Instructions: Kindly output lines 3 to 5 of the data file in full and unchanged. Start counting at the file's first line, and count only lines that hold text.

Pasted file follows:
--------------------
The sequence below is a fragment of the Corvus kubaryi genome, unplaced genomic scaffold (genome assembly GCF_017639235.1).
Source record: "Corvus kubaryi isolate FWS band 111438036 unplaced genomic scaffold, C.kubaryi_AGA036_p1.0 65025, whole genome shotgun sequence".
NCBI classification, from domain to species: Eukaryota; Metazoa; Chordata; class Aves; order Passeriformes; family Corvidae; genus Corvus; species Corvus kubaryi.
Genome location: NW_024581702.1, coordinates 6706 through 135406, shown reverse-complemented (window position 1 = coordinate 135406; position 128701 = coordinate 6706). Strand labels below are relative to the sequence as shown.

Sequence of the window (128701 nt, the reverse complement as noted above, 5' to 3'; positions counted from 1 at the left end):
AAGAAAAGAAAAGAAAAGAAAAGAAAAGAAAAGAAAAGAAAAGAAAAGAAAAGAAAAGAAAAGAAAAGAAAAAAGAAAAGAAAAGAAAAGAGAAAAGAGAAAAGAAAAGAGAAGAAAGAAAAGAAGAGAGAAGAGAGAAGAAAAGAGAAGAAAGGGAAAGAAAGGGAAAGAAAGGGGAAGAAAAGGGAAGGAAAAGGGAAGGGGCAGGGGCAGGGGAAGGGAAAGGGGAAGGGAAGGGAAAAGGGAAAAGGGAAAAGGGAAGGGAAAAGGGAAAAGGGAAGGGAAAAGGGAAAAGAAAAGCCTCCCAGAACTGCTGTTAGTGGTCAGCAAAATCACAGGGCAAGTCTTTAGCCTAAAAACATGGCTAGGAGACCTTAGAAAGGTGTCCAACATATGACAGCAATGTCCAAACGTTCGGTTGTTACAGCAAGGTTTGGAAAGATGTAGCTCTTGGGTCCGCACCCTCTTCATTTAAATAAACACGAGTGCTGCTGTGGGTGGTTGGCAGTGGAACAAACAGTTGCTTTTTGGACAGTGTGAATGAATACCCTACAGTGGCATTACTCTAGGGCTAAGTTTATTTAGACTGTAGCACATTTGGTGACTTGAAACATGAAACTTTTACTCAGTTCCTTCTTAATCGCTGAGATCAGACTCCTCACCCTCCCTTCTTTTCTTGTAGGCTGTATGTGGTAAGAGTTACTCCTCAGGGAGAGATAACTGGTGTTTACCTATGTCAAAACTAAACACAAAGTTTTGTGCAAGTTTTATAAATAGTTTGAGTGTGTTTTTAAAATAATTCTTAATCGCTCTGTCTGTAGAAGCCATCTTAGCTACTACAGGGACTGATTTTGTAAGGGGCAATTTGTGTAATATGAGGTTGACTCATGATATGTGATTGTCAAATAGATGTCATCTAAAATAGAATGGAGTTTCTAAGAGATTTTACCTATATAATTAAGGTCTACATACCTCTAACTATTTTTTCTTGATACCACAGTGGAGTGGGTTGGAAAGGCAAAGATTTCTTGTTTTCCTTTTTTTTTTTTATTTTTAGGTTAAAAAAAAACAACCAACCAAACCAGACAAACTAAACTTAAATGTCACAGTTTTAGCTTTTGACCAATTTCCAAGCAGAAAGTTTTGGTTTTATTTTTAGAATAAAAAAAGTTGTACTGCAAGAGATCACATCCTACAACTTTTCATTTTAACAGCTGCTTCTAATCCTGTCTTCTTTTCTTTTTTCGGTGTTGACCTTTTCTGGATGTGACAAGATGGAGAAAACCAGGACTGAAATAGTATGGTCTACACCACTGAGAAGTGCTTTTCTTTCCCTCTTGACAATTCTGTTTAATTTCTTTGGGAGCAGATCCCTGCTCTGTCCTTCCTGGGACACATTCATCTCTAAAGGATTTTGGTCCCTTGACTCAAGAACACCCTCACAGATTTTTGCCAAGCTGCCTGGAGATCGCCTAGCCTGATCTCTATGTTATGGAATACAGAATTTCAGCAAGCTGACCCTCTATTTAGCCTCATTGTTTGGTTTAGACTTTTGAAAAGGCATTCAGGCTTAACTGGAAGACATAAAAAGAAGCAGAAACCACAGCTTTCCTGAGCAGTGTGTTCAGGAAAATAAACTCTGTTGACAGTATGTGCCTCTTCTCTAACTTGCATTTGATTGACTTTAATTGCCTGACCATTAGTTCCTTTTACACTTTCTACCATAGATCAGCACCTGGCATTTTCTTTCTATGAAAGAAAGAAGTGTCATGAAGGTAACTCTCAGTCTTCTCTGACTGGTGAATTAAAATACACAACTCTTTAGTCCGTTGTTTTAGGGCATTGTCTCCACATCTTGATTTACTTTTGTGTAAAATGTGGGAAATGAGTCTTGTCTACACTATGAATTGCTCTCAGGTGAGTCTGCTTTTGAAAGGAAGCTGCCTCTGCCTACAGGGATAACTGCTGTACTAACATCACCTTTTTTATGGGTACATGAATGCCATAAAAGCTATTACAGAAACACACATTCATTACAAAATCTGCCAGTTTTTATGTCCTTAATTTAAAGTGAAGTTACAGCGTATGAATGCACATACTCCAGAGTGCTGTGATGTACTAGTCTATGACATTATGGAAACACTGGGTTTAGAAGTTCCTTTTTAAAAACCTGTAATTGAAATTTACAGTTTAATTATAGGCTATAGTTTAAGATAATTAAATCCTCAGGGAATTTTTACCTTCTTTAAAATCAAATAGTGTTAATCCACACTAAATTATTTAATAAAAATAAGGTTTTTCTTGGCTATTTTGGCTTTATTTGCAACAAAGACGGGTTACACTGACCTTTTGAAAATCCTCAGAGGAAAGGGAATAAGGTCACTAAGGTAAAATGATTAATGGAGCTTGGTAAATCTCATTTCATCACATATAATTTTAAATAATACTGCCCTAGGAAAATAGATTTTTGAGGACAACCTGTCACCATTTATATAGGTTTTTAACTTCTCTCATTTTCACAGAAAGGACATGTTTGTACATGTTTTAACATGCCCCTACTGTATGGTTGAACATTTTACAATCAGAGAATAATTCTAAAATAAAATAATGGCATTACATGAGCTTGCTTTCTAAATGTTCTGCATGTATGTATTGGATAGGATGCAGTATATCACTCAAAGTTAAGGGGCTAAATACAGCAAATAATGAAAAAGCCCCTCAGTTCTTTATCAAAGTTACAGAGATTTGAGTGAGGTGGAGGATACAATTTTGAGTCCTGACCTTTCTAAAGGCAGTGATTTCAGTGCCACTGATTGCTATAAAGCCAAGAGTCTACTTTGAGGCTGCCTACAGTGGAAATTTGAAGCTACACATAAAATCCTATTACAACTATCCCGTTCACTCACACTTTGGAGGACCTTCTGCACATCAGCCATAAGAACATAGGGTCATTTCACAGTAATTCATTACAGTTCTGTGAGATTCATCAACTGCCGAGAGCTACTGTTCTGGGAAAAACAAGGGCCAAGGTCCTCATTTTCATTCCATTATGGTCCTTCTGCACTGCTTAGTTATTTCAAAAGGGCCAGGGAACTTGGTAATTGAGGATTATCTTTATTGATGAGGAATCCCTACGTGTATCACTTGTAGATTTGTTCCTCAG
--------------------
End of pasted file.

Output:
NCBI classification, from domain to species: Eukaryota; Metazoa; Chordata; class Aves; order Passeriformes; family Corvidae; genus Corvus; species Corvus kubaryi.
Genome location: NW_024581702.1, coordinates 6706 through 135406, shown reverse-complemented (window position 1 = coordinate 135406; position 128701 = coordinate 6706). Strand labels below are relative to the sequence as shown.

Sequence of the window (128701 nt, the reverse complement as noted above, 5' to 3'; positions counted from 1 at the left end):